Apparently that little data representation is not all that new and different. Way back in 2010 Alex Kerin figured out that Twitter was accepting unicode and decide to play around and see if it could represent data. Lo and behold it could and a SparkTweet was born:

Before we get into how you too can start populating your Twitter feed and Facebook (I checked and it worked there as well) with representations of your own Quantified Self data let’s dive into some history.

The data visualization theorist and pioneer, Edward Tufte, is primarily responsible for the widespread use of sparklines. In his wonderful his book, Beautiful Evidence, Tufte describes sparklines as

a small intense, simple, word-sized graphic with typographic resolution. Sparklines mean that graphics are no longer cartoonish special occasions with captions and boxes, but rather sparkline graphic can be everywhere a word or number can be: embedded in a sentence, table, headline, map, spreadsheet, graphic.

In another wonderful book, The Visual Display of Quantitative InformationTufte describes sparklines as “datawords: data-intense, design-simple, word-sized graphics.“ Of course, those of us in the QS community are deeply interested not only in data, but also in how data operates in society, what is means as a cultural artifact that is discussed and exchanged in language both written and verbal. This interest iswhat initially  piqued my curiosity.  The movement of data and a dataword distributed among text and publicly expressed in a tweet. I can’t help but wonder, what does this mean for how we think about and express data about our world?*

How To

Update:Thanks to our QS friend, Stan James, you can now make Sparktweets right here on Quantifiedself.com. Just head over to our Sparktweet Tool page and start making your own “data words.”

If you want display quantitative data in your Twitter stream it shouldn’t take you all that long to get started. Lucky for us Alex Kerin has provided a nifty little Excel workbook that will generate the unicode that can be pasted into your tweet. Just download this workbook and follow the simple instructions! Soon you’ll be able to send out tweets just like this:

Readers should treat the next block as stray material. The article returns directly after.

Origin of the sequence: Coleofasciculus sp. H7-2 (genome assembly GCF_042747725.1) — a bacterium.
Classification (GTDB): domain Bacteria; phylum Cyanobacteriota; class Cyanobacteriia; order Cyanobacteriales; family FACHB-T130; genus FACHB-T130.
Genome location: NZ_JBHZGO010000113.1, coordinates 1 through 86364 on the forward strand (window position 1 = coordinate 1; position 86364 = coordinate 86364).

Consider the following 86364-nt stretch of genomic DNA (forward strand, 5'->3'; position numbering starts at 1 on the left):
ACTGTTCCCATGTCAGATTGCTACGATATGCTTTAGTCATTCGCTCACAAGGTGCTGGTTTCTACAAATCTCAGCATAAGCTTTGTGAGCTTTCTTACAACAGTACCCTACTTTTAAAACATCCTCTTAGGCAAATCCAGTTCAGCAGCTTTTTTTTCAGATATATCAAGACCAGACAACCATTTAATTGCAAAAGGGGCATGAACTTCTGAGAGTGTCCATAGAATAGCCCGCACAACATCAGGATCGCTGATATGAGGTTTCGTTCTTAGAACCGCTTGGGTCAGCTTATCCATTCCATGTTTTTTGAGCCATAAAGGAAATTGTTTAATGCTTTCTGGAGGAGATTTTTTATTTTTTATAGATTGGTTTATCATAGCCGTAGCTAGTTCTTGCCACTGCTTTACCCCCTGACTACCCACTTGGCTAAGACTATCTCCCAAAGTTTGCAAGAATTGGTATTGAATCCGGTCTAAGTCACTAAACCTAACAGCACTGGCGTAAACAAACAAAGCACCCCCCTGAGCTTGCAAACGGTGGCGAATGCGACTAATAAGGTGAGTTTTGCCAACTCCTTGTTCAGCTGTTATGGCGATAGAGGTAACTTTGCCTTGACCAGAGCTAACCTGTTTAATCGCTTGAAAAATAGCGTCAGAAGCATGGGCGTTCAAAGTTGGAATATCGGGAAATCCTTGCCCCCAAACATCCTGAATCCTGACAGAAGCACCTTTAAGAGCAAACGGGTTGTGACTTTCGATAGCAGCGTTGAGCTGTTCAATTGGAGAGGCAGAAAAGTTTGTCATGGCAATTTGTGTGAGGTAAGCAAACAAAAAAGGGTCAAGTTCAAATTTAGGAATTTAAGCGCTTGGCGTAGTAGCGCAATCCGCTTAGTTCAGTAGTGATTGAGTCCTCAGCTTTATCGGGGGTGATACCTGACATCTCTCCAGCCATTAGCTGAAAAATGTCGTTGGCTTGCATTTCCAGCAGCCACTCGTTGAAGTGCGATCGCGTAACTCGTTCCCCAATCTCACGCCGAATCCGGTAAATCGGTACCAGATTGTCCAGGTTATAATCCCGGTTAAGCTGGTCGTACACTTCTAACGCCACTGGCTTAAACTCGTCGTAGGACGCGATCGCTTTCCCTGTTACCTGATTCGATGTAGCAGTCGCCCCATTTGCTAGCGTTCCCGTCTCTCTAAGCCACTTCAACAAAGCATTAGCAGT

For those of you with a bit more technical skill Zack Holman has made a very neat command line tool that will quickly generate the unicode for sparklines.

Now you’re ready and able to go forth and tweet your data! If you use a sparktweet to express your Quantified Self data be sure to let us know in the comments or tweet at us with #sparktweet and/or #quantifiedself.

*Of course the use of sparktweets is not without controversy in the world of data visualization. For more discussion on sparktweets and their utility I suggest you start here.

 

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How To Download Fitbit Data Using Google Spreadsheets: An Update

If you’re like me, then you’re always looking for new ways to learn about yourself through the data you collect. As a long time Fitbit user I’m always drawn back to my data in order to understand my own physical activity patterns. Last year we showed you how to access your Fitbit data in a Google spreadsheet. This was by far the easiest method for people who want to use the Fitbit API, but don’t have the programming skills to write their own code. As luck would have it one of our very own QS Meetup Organizers, Mark Leavitt from QS Portland, decided to make some modifications to that script to make it even easier to get your data. In this video below I walk you through the steps necessary to setup your very own Fitbit data Google spreadsheet.

Step-by-step instructions after the jump. Continue reading